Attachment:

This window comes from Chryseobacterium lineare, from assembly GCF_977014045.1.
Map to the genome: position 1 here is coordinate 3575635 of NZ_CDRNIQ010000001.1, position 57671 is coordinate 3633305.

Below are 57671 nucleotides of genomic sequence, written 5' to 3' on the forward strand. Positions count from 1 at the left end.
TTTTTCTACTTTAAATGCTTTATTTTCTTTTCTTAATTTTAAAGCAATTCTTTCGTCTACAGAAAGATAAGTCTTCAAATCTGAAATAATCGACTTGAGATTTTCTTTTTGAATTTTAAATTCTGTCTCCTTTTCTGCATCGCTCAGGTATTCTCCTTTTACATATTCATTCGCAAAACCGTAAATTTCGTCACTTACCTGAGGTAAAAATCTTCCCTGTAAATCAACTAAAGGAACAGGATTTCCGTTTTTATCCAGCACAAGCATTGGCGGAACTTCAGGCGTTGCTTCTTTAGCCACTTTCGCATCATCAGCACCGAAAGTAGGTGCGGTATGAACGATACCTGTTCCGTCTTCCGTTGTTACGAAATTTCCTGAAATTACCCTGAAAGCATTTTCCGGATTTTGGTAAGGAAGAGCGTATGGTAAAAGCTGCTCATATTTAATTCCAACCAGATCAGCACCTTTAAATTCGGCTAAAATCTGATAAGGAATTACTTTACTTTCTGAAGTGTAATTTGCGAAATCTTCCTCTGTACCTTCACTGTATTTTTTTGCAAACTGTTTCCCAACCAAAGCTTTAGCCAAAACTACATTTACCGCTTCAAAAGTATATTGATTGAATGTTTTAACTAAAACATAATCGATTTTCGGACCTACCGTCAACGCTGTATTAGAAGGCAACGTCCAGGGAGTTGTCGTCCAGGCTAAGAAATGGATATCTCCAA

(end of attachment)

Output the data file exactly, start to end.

This window comes from Chryseobacterium lineare, from assembly GCF_977014045.1.
Map to the genome: position 1 here is coordinate 3575635 of NZ_CDRNIQ010000001.1, position 57671 is coordinate 3633305.

Below are 57671 nucleotides of genomic sequence, written 5' to 3' on the forward strand. Positions count from 1 at the left end.
TTTTTCTACTTTAAATGCTTTATTTTCTTTTCTTAATTTTAAAGCAATTCTTTCGTCTACAGAAAGATAAGTCTTCAAATCTGAAATAATCGACTTGAGATTTTCTTTTTGAATTTTAAATTCTGTCTCCTTTTCTGCATCGCTCAGGTATTCTCCTTTTACATATTCATTCGCAAAACCGTAAATTTCGTCACTTACCTGAGGTAAAAATCTTCCCTGTAAATCAACTAAAGGAACAGGATTTCCGTTTTTATCCAGCACAAGCATTGGCGGAACTTCAGGCGTTGCTTCTTTAGCCACTTTCGCATCATCAGCACCGAAAGTAGGTGCGGTATGAACGATACCTGTTCCGTCTTCCGTTGTTACGAAATTTCCTGAAATTACCCTGAAAGCATTTTCCGGATTTTGGTAAGGAAGAGCGTATGGTAAAAGCTGCTCATATTTAATTCCAACCAGATCAGCACCTTTAAATTCGGCTAAAATCTGATAAGGAATTACTTTACTTTCTGAAGTGTAATTTGCGAAATCTTCCTCTGTACCTTCACTGTATTTTTTTGCAAACTGTTTCCCAACCAAAGCTTTAGCCAAAACTACATTTACCGCTTCAAAAGTATATTGATTGAATGTTTTAACTAAAACATAATCGATTTTCGGACCTACCGTCAACGCTGTATTAGAAGGCAACGTCCAGGGAGTTGTCGTCCAGGCTAAGAAATGGATATCTCCAA